Old School Data Mapping is Creating a False Sense of Security
This year saw the second state in the US, Virginia, enact a comprehensive privacy law. The dominos are starting to fall quickly, with dozens of other states waiting in the wings. While the debate continues to rage on about whether we’ll see a federal privacy law soon, between the European Union’s General Data Protection Regulation (GDPR), the 2020 California Privacy Rights Act (CPRA), and Virginia’s new Consumer Data Protection Act, organizations have plenty to keep them busy on the data privacy front.
One thing that all these regulations have in common is the requirement to understand your data estate. This means knowing what personal, sensitive data you are collecting while doing business. But, of course, you can’t begin to understand your data without an accurate data inventory. According to the International Association of Privacy Professionals (IAPP) survey, most organizations build their data inventories informally using manual methods such as email, spreadsheets, and in-person interviews.
A similar survey found that data mapping is the most demanding CCPA requirement to fulfill. In both surveys, locating unstructured sensitive data was reported as the most challenging type of data subject access request to achieve by a wide margin. This task can be particularly trying when the definitions of sensitive data vary and are evolving quickly. For example, under the CCPA, “olfactory” data would meet the definition of personal information, but that might not be the case under another’s state’s framework.
Manual Mapping is Fraught with Failure
Manual data mapping is lulling organizations into a false sense of security. Manual mapping is prone to human error and rife with inaccuracies, as, with the amount of data being created, there is simply no way to know where all your data really lives. The main reason is that current processes data flows are created via interviews with company stakeholders, and therefore the resulting creations show “where the data is supposed to be located”, not where actual data elements exist.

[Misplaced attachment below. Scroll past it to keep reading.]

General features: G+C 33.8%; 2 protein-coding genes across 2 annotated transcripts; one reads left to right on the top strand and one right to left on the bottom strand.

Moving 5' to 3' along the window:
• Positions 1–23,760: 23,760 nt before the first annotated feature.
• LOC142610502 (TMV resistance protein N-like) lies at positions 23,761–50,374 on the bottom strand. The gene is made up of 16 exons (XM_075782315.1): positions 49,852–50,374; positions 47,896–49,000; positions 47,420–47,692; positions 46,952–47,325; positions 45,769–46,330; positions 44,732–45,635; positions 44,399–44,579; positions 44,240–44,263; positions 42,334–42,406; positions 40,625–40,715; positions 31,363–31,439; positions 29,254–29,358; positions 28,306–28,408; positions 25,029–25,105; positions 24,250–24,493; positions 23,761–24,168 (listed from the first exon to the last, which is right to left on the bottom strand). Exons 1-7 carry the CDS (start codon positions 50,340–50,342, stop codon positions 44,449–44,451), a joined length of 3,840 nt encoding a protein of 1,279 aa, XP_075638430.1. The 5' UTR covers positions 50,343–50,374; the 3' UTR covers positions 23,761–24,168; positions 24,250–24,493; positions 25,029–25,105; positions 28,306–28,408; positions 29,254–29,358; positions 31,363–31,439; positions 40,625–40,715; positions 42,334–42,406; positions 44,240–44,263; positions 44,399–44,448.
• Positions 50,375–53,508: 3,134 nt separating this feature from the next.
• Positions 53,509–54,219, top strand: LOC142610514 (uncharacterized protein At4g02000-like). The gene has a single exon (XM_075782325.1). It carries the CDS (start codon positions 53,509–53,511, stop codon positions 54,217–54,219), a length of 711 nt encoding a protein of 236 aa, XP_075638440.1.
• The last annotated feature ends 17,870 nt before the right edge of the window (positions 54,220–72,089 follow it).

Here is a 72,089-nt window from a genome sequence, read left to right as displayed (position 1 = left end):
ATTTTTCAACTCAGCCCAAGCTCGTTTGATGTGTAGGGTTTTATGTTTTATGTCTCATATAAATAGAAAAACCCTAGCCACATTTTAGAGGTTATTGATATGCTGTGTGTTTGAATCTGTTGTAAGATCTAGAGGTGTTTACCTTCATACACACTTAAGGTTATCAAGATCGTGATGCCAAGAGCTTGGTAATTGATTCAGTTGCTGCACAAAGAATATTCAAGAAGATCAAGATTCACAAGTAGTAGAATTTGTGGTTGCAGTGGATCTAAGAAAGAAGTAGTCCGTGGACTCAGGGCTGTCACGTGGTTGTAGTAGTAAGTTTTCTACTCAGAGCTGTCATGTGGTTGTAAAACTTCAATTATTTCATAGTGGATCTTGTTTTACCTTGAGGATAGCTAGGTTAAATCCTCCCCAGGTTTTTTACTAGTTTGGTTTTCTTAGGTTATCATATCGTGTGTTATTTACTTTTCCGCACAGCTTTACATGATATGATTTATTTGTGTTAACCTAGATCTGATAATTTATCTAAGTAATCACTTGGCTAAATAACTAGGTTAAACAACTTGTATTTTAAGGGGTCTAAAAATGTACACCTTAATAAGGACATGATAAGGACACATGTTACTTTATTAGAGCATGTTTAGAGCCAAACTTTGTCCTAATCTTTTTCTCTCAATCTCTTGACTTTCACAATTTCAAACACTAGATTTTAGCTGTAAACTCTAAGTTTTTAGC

Chief Privacy Officers, Data Protection Officers, and Chief Information Security Officers look to their data inventories to deliver an end-to-end view of their data estate. Unfortunately, an inaccurate picture of your data estate means that no team – whether that’s IT, Legal, Privacy, or Cyber – know where vulnerabilities lie. In today’s threat environment, that is not a luxury anyone can afford to have, especially when many organizations continue to ignore user-generated data.
An inventory must be based on accurate data flows and the underlying data elements despite the complexity and evolution of data. To create data visibility, a data inventory must continuously and accurately identify data risk and enable that information to be shared across an organization. Simply put, a “stale” or outdated data map isn’t of use to anyone.
The harsh reality is that data mapping solutions used by most organizations, from SMBs to Fortune 500 enterprises, are far less accurate than was once believed due to the problem of prolific data creation. As a result, organizations are using inaccurate data profiles to guide their security and privacy choices. When done right, a data inventory can be the bedrock of all legal, security and privacy decisions.
Isolate Data Problems at Scale
ActiveNav InventoryTM discovers, maps, and aggregates data from diverse data repositories. Built to help organizations gain visibility into their sprawling data estate, ActiveNav Inventory comes with scoring rules to help data professionals understand where sensitive data exposure lies within their organization. The hybrid-cloud infrastructure means that it’s quick to deploy, won’t slow down networks, and provides near real-time updates to your data inventory. In addition, the agentless architecture brings together data into one unified view so that you always have a single source of truth.
A Data Inventory Isn’t Just for Compliance
While the initial requirements for a data map/inventory may originate from GDPR Article 30, or other privacy regimes, a data inventory often uncovers data problems that you didn’t even know existed. For example, a data inventory can identify sensitive data that can pose legal, financial, and reputational in the event of a data breach. It can also be used for eDiscovery or for data divesture requirements.
Developing a continuous, automated data inventory will ensure that your data management teams can make informed decisions using accurate data. ActiveNav Inventory will automate your data mapping processes to optimize data visibility and achieve regulatory compliance.
Book a personalized product today to see how quickly you can build a comprehensive data inventory.